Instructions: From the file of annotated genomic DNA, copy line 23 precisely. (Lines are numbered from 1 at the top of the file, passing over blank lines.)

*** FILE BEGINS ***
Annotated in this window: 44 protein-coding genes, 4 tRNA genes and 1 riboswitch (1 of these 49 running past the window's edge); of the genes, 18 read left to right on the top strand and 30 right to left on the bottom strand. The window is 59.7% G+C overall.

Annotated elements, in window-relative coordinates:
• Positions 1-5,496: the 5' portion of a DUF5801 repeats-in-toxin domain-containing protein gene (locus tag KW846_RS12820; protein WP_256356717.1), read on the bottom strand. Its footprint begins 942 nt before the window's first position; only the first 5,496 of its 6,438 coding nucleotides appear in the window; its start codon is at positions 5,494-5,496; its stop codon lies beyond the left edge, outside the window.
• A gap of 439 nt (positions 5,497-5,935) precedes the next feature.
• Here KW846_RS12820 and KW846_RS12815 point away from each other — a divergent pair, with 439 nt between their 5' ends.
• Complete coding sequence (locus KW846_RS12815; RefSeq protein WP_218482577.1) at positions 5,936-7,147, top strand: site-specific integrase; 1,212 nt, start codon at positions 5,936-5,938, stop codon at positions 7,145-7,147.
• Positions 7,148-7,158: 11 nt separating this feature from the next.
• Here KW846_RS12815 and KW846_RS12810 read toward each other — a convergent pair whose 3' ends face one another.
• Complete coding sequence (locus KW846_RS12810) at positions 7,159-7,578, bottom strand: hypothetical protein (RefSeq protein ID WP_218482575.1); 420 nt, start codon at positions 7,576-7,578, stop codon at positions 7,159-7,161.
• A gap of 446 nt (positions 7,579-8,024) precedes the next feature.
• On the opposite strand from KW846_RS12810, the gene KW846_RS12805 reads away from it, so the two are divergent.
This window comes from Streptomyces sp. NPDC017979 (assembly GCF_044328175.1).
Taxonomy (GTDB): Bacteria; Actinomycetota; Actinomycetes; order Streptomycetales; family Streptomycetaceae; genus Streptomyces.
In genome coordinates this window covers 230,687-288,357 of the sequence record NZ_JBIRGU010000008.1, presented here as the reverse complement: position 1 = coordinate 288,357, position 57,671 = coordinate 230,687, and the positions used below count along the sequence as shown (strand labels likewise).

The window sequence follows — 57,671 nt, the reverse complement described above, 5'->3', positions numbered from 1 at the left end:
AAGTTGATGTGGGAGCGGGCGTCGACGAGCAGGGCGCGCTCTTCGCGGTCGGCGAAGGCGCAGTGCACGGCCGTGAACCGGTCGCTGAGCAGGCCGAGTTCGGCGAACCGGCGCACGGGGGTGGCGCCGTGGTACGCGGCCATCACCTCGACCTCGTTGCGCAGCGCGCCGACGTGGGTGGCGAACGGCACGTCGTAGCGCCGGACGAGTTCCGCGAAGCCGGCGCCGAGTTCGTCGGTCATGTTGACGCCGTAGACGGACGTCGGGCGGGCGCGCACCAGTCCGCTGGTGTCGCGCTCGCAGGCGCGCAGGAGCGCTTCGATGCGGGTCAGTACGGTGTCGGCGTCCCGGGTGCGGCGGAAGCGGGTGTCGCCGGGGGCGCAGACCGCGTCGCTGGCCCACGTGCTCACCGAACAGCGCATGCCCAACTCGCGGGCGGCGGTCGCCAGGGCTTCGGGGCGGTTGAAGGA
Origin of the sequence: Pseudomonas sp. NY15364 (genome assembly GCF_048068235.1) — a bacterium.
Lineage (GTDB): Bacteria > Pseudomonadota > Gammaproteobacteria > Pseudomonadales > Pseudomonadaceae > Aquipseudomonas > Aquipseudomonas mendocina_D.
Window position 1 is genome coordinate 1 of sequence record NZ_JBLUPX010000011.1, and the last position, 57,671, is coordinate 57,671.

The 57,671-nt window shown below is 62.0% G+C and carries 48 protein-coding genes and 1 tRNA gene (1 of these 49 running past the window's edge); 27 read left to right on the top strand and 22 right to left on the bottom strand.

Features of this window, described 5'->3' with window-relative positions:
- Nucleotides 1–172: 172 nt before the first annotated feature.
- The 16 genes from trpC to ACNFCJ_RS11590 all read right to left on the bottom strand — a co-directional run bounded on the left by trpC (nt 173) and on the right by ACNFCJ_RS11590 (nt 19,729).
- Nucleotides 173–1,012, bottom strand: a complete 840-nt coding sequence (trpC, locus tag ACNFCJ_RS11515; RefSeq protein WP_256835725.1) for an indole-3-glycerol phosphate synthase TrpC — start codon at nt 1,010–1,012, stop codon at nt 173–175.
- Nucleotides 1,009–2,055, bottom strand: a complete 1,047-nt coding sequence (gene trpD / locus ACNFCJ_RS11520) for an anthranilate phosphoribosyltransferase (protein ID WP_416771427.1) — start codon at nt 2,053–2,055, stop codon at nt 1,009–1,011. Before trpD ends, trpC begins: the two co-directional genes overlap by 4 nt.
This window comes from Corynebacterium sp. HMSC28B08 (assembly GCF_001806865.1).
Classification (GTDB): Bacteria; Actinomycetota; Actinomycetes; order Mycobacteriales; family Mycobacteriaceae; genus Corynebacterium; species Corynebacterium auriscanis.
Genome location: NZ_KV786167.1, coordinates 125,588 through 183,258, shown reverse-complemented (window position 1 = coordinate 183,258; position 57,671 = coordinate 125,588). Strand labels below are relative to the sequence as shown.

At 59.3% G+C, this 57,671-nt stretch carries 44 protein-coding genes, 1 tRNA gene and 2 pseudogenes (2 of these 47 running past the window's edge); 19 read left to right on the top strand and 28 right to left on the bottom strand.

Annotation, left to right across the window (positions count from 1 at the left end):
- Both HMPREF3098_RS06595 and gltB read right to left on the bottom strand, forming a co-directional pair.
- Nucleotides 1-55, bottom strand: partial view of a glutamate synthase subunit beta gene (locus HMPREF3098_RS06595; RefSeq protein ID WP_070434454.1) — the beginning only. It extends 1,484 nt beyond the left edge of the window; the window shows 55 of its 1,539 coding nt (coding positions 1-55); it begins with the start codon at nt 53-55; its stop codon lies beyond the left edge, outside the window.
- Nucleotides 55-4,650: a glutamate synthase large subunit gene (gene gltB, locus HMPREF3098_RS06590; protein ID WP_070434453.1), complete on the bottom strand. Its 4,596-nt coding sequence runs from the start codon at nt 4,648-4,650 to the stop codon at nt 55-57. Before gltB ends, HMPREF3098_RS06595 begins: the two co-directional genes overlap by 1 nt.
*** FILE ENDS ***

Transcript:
- The 16 genes from trpC to ACNFCJ_RS11590 all read right to left on the bottom strand — a co-directional run bounded on the left by trpC (nt 173) and on the right by ACNFCJ_RS11590 (nt 19,729).